We had a woman last year who had extemely large fibroids but who delivered normally – they were palpable! I can’t remember if she had a venflon in incase of a pph, but I think it was ‘usual’ 3rd stage management. I think the issue is the location of the fibroids really, I’ve got a vague feeling that sometimes they can send a woman into early labour due to increasing uterine size, but I might have dreamt that! Certainly a c/sec wasn’t suggested.
I sometimes suggest to women who are having care suggested that they don’t feel comfortable with to try asking ‘Oh, I had a friend with that and her consultant said there would be no problem with going for a normal delivery; is there a particular reason why you feel differently?’. Doesn’t work everytime but it makes the doctors or midwives think!!!!
Re: the fibroid – I would be interested in knowing where exactly in the uterus it is, whether it is extra or intramural, and how big it is. These are all factors. A friend of mine had an 8cm fibroid in her cervix which grew in pregnancy. Gave her lots of TPL (Threatened preterm labour. Sorry, some people refer to it at PTL, preterm threatened labour (I think)) but also stopped her from dilating! Not suprisingly, she had a C/S as the fibroid was obstructing the outlet!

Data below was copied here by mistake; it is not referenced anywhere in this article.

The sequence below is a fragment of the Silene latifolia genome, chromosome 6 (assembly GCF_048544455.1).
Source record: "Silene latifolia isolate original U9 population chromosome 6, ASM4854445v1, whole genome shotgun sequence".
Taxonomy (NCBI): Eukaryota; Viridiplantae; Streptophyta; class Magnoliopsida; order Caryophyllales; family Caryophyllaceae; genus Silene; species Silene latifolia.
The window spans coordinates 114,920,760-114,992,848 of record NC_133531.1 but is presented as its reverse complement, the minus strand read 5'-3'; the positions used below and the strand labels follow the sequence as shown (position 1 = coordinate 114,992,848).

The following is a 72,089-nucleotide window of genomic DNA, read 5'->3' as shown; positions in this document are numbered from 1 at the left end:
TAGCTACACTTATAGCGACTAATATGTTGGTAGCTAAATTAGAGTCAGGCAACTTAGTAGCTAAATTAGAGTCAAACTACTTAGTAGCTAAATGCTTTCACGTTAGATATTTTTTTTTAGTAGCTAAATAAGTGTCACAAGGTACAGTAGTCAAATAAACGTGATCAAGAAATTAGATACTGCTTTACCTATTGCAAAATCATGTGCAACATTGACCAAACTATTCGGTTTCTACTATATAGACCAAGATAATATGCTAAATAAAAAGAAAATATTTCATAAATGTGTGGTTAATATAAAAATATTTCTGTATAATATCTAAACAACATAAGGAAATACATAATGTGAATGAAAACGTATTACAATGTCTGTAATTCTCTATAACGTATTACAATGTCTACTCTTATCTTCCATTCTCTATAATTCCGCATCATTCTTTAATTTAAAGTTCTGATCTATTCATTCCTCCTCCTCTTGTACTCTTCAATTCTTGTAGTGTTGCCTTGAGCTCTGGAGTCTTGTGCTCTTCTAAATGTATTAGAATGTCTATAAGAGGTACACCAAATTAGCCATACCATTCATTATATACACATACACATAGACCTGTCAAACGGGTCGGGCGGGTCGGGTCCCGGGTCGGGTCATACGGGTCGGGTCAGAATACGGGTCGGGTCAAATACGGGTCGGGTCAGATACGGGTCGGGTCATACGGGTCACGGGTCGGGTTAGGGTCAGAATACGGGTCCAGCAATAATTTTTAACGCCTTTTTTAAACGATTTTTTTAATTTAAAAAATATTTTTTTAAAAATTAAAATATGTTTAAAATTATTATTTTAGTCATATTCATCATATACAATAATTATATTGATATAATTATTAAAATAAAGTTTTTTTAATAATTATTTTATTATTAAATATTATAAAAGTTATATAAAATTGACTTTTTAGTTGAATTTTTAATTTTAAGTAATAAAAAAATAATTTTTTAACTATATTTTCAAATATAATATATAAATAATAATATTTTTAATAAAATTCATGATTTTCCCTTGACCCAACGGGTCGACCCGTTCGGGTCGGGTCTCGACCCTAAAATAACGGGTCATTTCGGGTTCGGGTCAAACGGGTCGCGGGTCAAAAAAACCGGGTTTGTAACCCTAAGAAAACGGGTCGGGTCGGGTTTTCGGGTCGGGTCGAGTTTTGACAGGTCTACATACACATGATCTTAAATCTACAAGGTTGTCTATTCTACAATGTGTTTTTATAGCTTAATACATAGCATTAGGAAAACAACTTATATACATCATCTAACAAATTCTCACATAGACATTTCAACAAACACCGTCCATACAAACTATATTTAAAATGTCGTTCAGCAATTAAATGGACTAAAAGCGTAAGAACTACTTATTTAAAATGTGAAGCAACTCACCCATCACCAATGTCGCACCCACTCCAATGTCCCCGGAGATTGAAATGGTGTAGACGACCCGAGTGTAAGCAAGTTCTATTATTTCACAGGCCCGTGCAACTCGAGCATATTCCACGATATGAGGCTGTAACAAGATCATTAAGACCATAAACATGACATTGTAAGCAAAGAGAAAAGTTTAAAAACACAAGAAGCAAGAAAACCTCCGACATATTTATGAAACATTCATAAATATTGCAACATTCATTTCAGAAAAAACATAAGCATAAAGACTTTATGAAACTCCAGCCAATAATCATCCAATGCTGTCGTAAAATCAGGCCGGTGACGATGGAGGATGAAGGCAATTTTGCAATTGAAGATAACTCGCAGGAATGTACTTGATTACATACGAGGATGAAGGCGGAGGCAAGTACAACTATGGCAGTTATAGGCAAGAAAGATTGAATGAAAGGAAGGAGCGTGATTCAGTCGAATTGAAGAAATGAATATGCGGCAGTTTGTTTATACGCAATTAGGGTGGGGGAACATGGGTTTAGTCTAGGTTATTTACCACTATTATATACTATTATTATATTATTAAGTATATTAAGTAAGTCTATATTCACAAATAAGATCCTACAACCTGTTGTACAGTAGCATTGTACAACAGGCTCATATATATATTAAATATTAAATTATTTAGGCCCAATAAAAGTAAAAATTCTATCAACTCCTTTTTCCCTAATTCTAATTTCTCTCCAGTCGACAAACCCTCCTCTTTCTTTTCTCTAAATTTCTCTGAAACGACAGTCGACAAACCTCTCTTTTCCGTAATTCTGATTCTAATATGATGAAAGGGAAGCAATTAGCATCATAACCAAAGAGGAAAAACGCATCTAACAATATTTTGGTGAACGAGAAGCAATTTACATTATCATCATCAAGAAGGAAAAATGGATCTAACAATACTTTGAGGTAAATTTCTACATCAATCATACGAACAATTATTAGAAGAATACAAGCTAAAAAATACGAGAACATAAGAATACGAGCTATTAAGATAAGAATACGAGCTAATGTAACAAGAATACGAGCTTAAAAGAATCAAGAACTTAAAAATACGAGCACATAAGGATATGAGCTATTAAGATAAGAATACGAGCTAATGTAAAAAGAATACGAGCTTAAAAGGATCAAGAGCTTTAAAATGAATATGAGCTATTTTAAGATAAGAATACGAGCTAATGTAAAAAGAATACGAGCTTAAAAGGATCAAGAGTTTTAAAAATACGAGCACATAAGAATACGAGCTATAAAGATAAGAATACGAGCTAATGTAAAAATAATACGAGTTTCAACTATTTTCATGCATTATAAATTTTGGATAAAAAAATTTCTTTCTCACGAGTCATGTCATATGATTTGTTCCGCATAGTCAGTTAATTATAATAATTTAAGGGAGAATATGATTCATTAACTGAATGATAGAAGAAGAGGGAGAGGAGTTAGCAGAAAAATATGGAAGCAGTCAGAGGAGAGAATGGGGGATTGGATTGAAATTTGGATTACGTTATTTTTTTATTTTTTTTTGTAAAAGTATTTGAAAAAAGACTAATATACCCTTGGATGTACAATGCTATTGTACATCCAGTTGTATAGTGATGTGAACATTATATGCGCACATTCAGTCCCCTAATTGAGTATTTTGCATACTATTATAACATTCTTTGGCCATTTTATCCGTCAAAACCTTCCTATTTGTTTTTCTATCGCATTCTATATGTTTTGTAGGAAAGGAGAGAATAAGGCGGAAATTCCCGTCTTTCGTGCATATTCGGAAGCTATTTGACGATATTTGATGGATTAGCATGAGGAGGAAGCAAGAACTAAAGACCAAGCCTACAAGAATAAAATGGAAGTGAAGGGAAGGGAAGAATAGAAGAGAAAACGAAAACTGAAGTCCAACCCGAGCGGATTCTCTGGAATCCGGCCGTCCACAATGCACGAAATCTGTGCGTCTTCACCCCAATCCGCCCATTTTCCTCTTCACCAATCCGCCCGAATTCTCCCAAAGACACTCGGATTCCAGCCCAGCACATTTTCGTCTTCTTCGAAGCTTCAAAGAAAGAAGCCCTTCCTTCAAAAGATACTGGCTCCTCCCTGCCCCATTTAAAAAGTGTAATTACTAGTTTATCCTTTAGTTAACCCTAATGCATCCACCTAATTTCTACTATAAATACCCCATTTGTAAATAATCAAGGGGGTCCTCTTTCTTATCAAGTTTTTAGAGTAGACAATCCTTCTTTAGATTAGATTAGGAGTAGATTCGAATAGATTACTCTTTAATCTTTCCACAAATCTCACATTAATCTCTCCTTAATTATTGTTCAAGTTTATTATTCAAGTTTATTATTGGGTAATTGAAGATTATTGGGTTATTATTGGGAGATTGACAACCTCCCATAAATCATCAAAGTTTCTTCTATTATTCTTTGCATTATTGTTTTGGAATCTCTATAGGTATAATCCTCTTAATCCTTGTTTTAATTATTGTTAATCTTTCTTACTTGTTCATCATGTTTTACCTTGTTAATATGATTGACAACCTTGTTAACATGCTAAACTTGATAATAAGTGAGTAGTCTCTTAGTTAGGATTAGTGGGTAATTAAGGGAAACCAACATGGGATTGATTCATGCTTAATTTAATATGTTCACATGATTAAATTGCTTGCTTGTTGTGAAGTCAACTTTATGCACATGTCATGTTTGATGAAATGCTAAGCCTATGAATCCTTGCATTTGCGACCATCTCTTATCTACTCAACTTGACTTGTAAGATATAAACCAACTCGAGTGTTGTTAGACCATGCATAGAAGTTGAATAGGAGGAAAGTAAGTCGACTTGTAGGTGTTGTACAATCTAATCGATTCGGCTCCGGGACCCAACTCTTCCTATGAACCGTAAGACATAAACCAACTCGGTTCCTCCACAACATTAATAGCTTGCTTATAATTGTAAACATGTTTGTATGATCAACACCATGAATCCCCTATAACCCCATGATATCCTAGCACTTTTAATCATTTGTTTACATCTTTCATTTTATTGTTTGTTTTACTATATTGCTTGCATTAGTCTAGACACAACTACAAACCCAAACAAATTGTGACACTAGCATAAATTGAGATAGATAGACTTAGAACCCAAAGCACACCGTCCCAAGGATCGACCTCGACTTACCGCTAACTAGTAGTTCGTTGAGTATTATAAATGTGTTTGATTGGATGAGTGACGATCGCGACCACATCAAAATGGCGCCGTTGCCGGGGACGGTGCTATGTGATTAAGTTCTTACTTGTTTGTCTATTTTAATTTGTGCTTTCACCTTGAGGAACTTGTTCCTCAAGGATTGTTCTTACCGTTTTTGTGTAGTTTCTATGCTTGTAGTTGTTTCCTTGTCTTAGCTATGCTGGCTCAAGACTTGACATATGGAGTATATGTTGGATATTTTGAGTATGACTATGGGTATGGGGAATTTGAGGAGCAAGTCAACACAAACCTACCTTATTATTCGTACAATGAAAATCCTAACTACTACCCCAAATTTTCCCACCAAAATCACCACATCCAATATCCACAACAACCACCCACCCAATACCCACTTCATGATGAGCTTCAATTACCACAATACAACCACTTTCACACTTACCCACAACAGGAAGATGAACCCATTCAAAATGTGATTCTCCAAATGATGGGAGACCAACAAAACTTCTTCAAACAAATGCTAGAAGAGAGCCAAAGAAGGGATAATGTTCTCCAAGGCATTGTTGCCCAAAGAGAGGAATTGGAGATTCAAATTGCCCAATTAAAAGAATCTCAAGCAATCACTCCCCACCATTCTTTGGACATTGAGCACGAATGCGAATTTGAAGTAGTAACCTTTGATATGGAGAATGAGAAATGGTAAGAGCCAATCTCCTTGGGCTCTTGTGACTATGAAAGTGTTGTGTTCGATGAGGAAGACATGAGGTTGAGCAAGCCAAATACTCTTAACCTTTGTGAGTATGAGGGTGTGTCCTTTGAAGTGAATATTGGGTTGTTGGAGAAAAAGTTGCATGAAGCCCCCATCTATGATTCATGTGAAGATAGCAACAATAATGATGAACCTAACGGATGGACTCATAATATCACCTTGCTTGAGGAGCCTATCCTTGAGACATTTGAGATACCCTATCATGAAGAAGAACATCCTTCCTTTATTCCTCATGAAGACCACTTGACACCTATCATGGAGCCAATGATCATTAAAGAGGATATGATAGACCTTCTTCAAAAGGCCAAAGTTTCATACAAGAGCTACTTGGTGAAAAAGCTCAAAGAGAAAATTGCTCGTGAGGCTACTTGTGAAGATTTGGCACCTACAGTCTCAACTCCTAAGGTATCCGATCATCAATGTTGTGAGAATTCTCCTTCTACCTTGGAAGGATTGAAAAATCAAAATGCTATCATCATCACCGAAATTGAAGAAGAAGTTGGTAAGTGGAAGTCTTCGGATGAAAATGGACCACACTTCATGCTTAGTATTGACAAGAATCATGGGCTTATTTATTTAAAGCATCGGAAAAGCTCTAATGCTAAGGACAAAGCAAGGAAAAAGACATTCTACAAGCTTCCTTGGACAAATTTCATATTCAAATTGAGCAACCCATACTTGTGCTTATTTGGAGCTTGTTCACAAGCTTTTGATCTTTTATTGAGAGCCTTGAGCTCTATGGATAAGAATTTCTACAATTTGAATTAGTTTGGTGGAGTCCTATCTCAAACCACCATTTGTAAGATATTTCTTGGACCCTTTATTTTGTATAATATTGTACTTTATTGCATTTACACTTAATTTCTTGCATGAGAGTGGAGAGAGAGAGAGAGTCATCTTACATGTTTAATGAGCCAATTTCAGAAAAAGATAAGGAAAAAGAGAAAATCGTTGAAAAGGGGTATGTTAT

Fibroids seem to be often discovered on scans these days and this leads to a succession of scans and the intervention scenarios.
In the last two years I attended one woman who had two pregnancies in quick succession. Both times a largish fibroid was detected at first scan and disappeared by 34 weeks. She always palpated large for dates. The first baby was born (term) at home – was meant to be a domino but she laboured quickly -All well. The second was supposed to be a planned home birth but born in the local BT phone box with the paramedic service just arriving, and the midwife on the way. The house phone had been broken that very afternoon so hence her walk up the street to call the midwifery answering service. Also all well in the end.
Another woman with a large fibroid in the upper quadrant that I attended gave birth at term in the hospital and was given syntometrine with her consent – again all well. By the way, that woman often had a plus of haematuria (no obvious cause found). However, she was a heavy cigarette smoker and I have found an association with haematuria and smoking before.
Pre-scan days, fibroids would not have been known about very often and so women would have just got on with giving birth without her or the midwife having to worry about them. This appeals to me both as a woman and a midwife!